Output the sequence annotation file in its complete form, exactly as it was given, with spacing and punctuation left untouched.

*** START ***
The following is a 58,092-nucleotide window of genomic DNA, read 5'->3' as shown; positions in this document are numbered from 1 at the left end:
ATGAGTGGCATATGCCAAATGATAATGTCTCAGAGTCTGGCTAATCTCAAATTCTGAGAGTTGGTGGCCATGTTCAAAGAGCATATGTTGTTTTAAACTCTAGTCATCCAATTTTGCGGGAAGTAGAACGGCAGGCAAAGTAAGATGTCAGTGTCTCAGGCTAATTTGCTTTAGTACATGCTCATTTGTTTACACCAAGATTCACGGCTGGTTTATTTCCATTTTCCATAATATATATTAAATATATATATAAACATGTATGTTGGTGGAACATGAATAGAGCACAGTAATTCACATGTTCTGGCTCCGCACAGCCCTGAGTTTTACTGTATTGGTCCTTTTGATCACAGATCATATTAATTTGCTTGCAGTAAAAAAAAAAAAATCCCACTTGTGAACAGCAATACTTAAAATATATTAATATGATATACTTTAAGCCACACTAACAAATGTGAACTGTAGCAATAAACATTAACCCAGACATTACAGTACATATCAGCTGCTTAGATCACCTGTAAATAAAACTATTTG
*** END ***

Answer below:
The following is a 58,092-nucleotide window of genomic DNA, read 5'->3' as shown; positions in this document are numbered from 1 at the left end:
ATGAGTGGCATATGCCAAATGATAATGTCTCAGAGTCTGGCTAATCTCAAATTCTGAGAGTTGGTGGCCATGTTCAAAGAGCATATGTTGTTTTAAACTCTAGTCATCCAATTTTGCGGGAAGTAGAACGGCAGGCAAAGTAAGATGTCAGTGTCTCAGGCTAATTTGCTTTAGTACATGCTCATTTGTTTACACCAAGATTCACGGCTGGTTTATTTCCATTTTCCATAATATATATTAAATATATATATAAACATGTATGTTGGTGGAACATGAATAGAGCACAGTAATTCACATGTTCTGGCTCCGCACAGCCCTGAGTTTTACTGTATTGGTCCTTTTGATCACAGATCATATTAATTTGCTTGCAGTAAAAAAAAAAAAATCCCACTTGTGAACAGCAATACTTAAAATATATTAATATGATATACTTTAAGCCACACTAACAAATGTGAACTGTAGCAATAAACATTAACCCAGACATTACAGTACATATCAGCTGCTTAGATCACCTGTAAATAAAACTATTTG